Firstly we went into one of the classrooms where a group of small children, all immaculately dressed and equally immaculately behaved, were learning about the traditional Korean turtle ships. These are generally recognised as the first armoured ships in the world; they are therefore an historical achievement of which the North Koreans remain proud, even though their focus is mainly on more recent history. They were developed in the 15th century and used for several centuries in battles against the Japanese in particular. The name comes from the protective shell-like covering. The children repeated the teacher’s statements about the ships in chorus, learning by rote. It seemed a far cry indeed from the organised chaos of a UK infants class!

Putting on a show

I had been a little puzzled by the fact that some of the children in the class appeared to be wearing make-up, but the reason for this soon became clear. The main event of our visit was to be a performance by some of the children. Most of those attending the kindergarten do so because they have been identified as having a particular talent and they are taught intensively to maximise these talents. The results are both impressive and slightly unnerving.

The opening number was Pangapsumnida, a very popular (and annoyingly infectious) North Korean ditty. We then watched a succession of perfectly drilled dancers, singers, and musicians in a series of ‘turns’.

I hope my video below gives some idea at least of the skill levels of all the performers. It’s long, but I hope you’ll take the time to watch at least some of it. I couldn’t help recalling the various primary school nativity plays I have seen at home in England which didn’t have even a fraction of the slickness we saw here.

Excerpts from the performance

I didn’t know whether to be impressed or slightly horrified, that children so young were trained so intensely. Did they enjoy it, I wondered? Some, such as the drummers, certainly appeared to do so, and I hoped all did, although some of the smiles seemed forced at times. But so cute!

Future prospects

For many of these young children, and those we had met yesterday at the Foreign Languages School, these elite education opportunities could pave the way for a route out of the relative poverty of Chongjin to a career in Pyongyang. The language students might become tour guides, like the young lad who was shadowing our main guide during our tour. They might get a job in government, translating foreign newspapers or broadcasts. Or they may become teachers; if they are lucky, in a school like their own which is so much better equipped than the average.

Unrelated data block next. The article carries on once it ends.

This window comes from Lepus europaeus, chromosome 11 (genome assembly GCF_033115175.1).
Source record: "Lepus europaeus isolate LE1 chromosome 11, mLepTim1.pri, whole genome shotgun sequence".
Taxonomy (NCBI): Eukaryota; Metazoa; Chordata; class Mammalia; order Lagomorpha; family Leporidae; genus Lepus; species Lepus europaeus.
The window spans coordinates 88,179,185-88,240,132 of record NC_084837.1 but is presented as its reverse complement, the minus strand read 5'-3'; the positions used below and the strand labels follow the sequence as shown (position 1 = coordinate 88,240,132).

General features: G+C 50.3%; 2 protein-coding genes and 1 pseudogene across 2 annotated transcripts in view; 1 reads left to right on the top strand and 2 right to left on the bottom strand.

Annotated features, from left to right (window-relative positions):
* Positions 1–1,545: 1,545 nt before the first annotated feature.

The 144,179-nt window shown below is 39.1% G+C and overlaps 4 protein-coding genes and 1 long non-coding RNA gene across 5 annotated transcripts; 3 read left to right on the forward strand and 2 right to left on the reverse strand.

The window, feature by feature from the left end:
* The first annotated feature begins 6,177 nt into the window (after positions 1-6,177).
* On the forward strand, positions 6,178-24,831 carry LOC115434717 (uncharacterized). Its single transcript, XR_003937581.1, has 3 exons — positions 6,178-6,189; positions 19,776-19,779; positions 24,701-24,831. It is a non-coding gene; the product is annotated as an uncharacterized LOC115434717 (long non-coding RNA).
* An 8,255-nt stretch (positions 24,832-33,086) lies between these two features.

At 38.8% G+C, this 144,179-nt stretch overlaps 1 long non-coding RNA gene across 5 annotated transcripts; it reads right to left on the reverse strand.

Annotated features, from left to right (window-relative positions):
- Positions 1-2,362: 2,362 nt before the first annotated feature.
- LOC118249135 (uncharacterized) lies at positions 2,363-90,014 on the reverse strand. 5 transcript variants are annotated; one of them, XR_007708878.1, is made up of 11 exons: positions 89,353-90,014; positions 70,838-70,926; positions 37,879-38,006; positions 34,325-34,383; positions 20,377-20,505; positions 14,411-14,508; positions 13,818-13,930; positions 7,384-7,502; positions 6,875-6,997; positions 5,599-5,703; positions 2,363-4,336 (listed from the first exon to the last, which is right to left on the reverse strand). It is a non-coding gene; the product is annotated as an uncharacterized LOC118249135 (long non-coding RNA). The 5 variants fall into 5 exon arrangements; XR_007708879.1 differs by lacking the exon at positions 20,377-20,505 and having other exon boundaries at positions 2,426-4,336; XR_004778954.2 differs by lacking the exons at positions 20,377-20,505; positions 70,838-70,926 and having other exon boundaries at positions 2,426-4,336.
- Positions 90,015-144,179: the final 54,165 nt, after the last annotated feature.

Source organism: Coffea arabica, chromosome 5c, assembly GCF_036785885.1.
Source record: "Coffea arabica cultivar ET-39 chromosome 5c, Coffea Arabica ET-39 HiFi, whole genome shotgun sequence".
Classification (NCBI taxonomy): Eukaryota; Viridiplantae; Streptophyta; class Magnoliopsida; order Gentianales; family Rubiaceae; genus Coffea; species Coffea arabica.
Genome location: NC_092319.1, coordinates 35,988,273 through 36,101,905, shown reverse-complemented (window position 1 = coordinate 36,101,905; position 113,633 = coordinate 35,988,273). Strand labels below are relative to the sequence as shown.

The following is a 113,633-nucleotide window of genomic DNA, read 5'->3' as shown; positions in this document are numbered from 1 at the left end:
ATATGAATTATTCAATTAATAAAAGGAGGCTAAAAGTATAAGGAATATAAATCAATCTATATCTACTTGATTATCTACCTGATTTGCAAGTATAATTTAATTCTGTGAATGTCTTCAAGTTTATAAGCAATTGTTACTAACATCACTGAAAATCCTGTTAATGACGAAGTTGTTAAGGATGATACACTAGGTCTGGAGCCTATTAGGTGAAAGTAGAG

As to our little performers, I was to think of them again on the last evening of our tour. We had dinner on one of the restaurant boats in Pyongyang and were entertained with live music, both traditional and North Korean ‘pop’. And there was that song again, Pangapsumnida (warning, you’ll get an earworm!), being sung with gusto by a small group of young ladies, looking just like a grown-up version of our kindergarten troupe. Would they too, one day, sing for another group of tourists in a fancy restaurant in the capital?

Women in bright dresses with microphones
Singers on the Taedonggang Restaurant Boat

And as for my young pianist, she may be Just One Person from Around the World, but it seemed to me that she has an exceptional talent. If she lived anywhere else in the world she could be destined for international fame. As it is, her ambitions will, I suspect, stretch no further than the State Symphony Orchestra of the DPRK.

I visited North Korea in 2019


  • margaret21

    Hi Sarah

    I was surprised when you didn’t reply to my reply to this post. But I now see it didn’t post for some reason! Aaagh. We were lucky enough to spend a whole day in the Elementary School (5-13) where my daughter taught (American) English. It was in a working class, for lack of a better term, part of town, which didn’t stop it having a vibrant fresh food daily market. The school was fantastically well equipped with science labs, a decent library, an imaginative large garden, playing fields and so on. Excellent school dinners, and the lunch break was a pleasant social occasion, not simply a pit-stop! Mindful of English norms, I took no photos with children in, so my images are rather dead.. And of course it wouldn’t have mattered at all. Like you, we had to remove our shoes on entry, in favour of flip-flops. The children were polite and engaging, and Emily had no problems with discipline, ever. Her co-teacher was a young woman little older than her, but they remained on formal terms with each other – she was always ‘Miss L..’ From what we could see, and from what Emily told us, education was formal, but not rigid. But rather like here, children were divided by the fact that some parents could pay for extra-curricular tuition (very important, if possible – we saw out of hours classes in town functioning till 10 o’clock at night) and those who could not. We were treated like honoured guests, I think as a sort of ‘thank you’ to Emily, who fitted in well to the school culture and had a wonderful year there (she was allocated a small council flat in the same community).